USS Frank E. Evans DD-754
Message Board

Oct. 2, 2018

I was on the Evans for two years prior to the incident. I left the ship prior to their sailing for WesPac. I knew both Chief Hospital Corpsman Charles W. Cannington and Chief Boatswain's Mate Willie L. King (both lost) and they were exceptional men. Willie King had just been promoted to Chief Boatswain, quite an accomplishment for an African-American sailor during those years. It was very sad to lose so many good men and "none" are recognized by Congress for their service in Vietnam. The ship had just recently left the gun line for a short operation with the Australians.

Charles E. Carroll, MMCM, USN Retired

May 18, 2011

I am the son of Garry B. Hodgson. Whom lost his life on the U.S.S. Frank E. Evans in the South China Sea on June 3, 1969. I have heard of a trust fund or benefits plan that was set up by the Australian government for the dependents of the victims and I was hoping someone could guide me to the appropriate contact info so that my
siblings and I could get more information. Thank you for your time.

Mark B. Hodgson
Reno, Nevada

Oct. 29, 2008

I was stationed aboard the USS Kearsarge from 1967 to 1970. We were operating with HMAS Melbourne when the collision took place with the USS Frank E. Evans. I wasn't actually involved in bringing survivors onboard. I do remember being woke up that morning by a friend who said that the Evans had just been sunk. I told him to leave me alone and quit fooling around.  He said he was serious and we should go top side to help. I thought he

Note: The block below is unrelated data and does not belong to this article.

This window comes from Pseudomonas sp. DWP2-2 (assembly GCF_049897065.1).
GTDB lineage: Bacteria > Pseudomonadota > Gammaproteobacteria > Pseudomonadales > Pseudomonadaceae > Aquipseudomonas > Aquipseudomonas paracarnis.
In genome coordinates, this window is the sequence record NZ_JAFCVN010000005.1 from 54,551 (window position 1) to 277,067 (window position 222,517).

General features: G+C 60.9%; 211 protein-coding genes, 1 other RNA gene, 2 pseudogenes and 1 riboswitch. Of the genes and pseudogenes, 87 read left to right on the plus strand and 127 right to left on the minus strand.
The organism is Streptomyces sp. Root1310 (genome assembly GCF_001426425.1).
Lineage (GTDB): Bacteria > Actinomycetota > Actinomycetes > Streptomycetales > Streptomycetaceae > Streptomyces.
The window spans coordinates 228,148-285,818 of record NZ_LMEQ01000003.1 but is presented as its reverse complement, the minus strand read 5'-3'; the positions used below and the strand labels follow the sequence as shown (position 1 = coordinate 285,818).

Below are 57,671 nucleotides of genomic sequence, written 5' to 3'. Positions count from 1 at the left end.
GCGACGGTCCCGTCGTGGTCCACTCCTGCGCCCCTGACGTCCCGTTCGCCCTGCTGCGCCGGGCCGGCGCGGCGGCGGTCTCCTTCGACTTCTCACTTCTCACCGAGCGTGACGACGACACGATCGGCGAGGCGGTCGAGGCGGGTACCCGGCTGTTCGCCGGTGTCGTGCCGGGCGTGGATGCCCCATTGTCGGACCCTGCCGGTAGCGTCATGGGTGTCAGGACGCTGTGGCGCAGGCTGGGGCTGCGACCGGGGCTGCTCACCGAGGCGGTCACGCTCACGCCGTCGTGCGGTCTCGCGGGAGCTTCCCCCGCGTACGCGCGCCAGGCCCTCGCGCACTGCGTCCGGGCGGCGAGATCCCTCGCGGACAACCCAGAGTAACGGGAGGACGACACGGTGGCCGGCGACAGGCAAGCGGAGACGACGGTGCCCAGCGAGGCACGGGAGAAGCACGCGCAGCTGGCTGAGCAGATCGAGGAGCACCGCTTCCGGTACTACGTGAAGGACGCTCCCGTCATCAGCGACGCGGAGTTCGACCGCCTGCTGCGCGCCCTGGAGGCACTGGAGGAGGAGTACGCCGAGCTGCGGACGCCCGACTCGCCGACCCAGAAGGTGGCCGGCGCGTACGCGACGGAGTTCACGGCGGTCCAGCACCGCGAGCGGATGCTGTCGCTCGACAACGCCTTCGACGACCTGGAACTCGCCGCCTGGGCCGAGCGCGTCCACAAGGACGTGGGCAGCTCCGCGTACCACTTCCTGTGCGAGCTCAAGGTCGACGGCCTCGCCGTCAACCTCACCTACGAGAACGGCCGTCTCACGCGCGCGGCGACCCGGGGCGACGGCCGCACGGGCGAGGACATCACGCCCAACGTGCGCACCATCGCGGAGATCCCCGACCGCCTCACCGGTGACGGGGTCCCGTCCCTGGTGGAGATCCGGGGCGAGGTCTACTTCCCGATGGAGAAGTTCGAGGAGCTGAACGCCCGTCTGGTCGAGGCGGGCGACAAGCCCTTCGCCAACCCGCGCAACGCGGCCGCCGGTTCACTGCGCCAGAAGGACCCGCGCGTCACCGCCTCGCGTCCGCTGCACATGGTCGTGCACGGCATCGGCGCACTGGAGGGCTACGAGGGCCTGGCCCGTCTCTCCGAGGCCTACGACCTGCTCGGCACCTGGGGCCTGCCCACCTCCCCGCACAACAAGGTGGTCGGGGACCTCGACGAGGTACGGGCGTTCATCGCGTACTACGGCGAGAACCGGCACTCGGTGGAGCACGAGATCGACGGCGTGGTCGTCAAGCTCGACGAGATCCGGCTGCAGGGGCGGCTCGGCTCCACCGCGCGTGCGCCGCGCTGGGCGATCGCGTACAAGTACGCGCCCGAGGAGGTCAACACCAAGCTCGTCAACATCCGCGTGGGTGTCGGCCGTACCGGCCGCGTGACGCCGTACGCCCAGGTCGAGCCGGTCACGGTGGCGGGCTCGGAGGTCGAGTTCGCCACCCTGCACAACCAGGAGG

was joking.

I got out of my rack and we hurried to the hanger deck. There were sailors everywhere helping survivors come aboard. Some of them were dressed and some weren't. Some were caught in showers. It was unbelievable. I looked out the elevator opening and could see the Evans and Everett Larson. The photo of that is on your website. That photo was in my mind for almost 40 years. 

The Evans aft section had been tied to the Larson and would eventually be towed to Subic Bay and put into dry dock. The Melbourne was anchored close by and you could just make out the damage to her. It was an eerie morning because the sea was like a mirror. It was so calm. I don't remember many times that it was like that. 

We went to see the remains of the Evans when it was in dry dock in Subic Bay. It looked like someone had taken a hacksaw and cut it in half. The cut was almost perfect. I think they eventually towed her out to sea and sunk her. It was an unfortunate tragedy. I will remember it always. 

There are probably not too many people who even know it happened. I have mentioned it to people who never heard of it. Someone should remember. Lives were lost. Thank you for remembering. Sorry I could not give you more information. Aside from that tragic day, I had a good time with you guys. After we got done trading uniforms, you couldn't tell the Aussies from the Yanks.

Keep up the good work,
Jack White

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Page published Jan. 8, 2009